Preposterous, outrageous, and very, very cool, the G-Shock Dream Project ‘Pure Gold’ G-D5000-9JR was announced last year. The watch cost US$70,000 – about the same as a Patek Philippe ref. 5172G chronograph or a Voutilainen Vingt-8 in steel – which was a shocker. But with only 35 made, the Dream Project sold out faster than you can say DW-5000.
Though the watches were allocated to clients via ballot in May 2019, the first watch was only delivered in January 2020, with the rest of the watches trickling out at a gradual pace until late 2021 when the final watch will be completed.
The very first watches were delivered to retailers in Japan, but one recently arrived in Singapore, the only one sold in the city state. Most countries only got one, with very large markets like the United States getting two, and the rest going to Japan.
Gold and iron
Made entirely of 18k yellow gold – it weighs 297 g or about 10 oz – the Dream Project was first exhibited at Baselworld 2015 as a concept watch. According to watch magazine Chronos Japan, the idea for a gold G-Shock came from Yasuyuki Iima, the president of Eye Eye Isuzu, a noted watch retailer. His suggestion led to G-Shock inventor Kikuo Ibe embarking on a “dream project” – the solid-gold G-Shock.
The watch took five years to make it to market primarily because of the challenge in making it as shockproof as a standard G-Shock – basically the watch’s functionality has to survive being thrown out a third-storey window. And naturally, the very first Dream Project was delivered to Mr Iima, the retailer who first mooted the “dream” a decade ago.
Having been constructed much like the G-Shock “Full Metal”, with inner and outer cases in solid 18k gold and a shock-absorbing rubber bumper in-between the two, the “Dream Project” passes the G-Shock test but nonetheless arrives in well-protected, elaborate packaging that is distinctively Japanese.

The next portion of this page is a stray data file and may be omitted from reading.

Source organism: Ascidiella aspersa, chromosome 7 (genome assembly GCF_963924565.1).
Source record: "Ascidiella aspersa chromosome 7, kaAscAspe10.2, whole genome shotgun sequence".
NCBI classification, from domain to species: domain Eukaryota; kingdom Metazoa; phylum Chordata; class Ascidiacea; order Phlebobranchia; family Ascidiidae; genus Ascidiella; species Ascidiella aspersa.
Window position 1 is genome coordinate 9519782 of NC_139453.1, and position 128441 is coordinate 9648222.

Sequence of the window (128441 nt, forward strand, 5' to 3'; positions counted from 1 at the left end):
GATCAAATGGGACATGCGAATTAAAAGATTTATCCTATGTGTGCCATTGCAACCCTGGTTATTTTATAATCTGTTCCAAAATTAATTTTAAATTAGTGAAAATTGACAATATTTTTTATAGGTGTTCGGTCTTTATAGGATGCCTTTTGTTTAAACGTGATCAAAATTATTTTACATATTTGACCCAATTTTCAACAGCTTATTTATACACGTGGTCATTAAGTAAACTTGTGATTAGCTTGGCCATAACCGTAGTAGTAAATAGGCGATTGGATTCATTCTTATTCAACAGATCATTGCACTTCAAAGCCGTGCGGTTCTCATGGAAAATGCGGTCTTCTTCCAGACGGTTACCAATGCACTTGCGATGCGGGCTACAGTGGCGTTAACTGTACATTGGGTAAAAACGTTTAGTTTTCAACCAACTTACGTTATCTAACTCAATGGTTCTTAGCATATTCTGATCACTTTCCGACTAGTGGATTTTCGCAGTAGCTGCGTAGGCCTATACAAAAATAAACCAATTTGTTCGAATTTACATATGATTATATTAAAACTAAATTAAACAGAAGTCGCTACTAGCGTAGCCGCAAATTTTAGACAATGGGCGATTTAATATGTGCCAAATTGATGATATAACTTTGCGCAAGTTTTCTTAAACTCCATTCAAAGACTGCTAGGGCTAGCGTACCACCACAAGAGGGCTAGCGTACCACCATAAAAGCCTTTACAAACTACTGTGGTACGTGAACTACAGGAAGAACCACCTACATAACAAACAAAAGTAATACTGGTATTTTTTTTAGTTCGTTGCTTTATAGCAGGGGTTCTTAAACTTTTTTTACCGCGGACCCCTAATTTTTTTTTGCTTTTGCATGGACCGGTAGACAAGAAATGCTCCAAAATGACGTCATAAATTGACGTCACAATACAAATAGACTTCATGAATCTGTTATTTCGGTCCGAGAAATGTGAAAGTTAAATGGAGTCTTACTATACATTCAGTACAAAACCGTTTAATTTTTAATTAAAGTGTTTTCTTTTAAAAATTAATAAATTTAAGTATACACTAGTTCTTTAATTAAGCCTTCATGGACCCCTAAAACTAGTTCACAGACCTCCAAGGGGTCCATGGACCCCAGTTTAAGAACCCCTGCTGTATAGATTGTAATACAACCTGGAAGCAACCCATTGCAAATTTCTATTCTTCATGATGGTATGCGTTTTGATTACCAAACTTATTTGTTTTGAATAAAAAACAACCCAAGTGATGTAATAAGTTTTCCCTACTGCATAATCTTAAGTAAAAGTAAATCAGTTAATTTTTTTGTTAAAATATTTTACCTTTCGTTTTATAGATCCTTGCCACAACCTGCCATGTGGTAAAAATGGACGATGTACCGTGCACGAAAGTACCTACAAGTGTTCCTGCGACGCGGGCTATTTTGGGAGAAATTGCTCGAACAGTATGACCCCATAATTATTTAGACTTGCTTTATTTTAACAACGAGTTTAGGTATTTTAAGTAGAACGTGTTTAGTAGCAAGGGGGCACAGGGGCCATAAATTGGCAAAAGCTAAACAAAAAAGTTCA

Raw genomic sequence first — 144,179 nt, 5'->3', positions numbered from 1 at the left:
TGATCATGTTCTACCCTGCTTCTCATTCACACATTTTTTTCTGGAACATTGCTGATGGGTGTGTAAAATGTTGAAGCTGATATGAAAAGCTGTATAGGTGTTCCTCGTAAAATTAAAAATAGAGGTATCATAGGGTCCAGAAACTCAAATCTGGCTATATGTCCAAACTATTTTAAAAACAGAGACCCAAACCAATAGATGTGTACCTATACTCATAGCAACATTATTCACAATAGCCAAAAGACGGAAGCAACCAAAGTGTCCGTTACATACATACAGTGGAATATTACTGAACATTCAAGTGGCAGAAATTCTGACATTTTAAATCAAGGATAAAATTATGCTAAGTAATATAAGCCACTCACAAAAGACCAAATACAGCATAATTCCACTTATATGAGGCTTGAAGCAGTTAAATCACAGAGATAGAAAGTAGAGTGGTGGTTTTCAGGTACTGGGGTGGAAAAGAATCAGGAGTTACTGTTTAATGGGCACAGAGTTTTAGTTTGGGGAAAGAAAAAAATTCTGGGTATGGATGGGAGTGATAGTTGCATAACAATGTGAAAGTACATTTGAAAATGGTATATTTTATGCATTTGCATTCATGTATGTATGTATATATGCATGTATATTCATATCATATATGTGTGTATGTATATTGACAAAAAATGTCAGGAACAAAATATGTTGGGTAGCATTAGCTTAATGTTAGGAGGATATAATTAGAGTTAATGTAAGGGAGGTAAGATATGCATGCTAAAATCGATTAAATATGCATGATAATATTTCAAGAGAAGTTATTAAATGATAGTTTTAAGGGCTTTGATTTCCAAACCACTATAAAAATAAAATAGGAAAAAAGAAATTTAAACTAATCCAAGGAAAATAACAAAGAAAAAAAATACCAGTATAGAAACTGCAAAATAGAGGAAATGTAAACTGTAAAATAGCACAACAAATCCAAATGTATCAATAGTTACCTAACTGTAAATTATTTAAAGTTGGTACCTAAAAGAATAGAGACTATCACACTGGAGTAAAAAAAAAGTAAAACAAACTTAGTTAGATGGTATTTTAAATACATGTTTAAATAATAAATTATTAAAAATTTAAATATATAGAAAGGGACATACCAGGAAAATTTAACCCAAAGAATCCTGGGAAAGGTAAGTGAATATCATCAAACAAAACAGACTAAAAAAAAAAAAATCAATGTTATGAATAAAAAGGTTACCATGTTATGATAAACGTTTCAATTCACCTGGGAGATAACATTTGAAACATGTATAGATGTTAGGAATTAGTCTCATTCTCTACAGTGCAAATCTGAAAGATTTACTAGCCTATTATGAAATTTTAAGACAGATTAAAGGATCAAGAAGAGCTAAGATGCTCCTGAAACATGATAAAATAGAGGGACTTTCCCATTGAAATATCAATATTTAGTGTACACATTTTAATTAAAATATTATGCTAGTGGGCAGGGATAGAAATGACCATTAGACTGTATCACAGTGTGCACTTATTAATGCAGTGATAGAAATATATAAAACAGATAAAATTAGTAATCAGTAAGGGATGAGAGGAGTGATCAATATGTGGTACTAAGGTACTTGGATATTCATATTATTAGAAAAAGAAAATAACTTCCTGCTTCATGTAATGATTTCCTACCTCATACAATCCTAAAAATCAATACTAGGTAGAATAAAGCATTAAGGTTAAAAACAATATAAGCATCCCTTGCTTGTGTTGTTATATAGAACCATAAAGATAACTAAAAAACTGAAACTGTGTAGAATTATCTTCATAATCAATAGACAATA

While the outer box is ordinary cardboard, the inner box is made of paulownia wood, the quintessential material for presentation boxes containing fine Japanese goods.
A light but surprising strong wood, paulownia wood is believed to protect items from moisture, mould, and other damage. Practically any high-end, traditional Japanese item is delivered in a paulownia wood box – a kiri-bako – from maki-e tea caddies to kimonos.
Within the kiri-bako sits another traditionally Japanese object produced by a typically Japanese family business: it’s a piece of Nambu tekki, or Nambu cast ironware. Specifically, it’s a kettle, or tetsubin, produced by Oigen, an iron foundry in Oshu that’s been in business since 1852 and is now run by the fifth generation of the founding family.
The kettle has been custom made for the Dream Project, with the handle on the lid cast in the shape of the watch, which also makes it appearance on the underside of the lid.
And within the kettle sits the Dream Project in a great bit of irony – the solid-gold whopper covered in iron and plastic.
Out of the plastic the Dream Project is resplendent and shiny.
The case is entirely mirror-polished 18k yellow gold, while the bracelet, also 18k yellow gold naturally, has an alternating brushed and polished finish on the links.
There’s a lot of yellow gold in this watch – especially since the electronic module inside is more compact than a mechanical watch movement – and it feels like gold.
The Dream Project is a bit of a paradox – it’s the most expensive G-Shock ever by some margin, yet it is also low key because most would be hard pressed to differentiate this from the standard, gold-plated G-Shock “Full Metal”. But whether it’s a paradox, contradiction, or even a plain ridiculous idea, the Dream Project is cool.
In any case, the verdict doesn’t really matter, because G-Shock Dream Project is entirely sold out.
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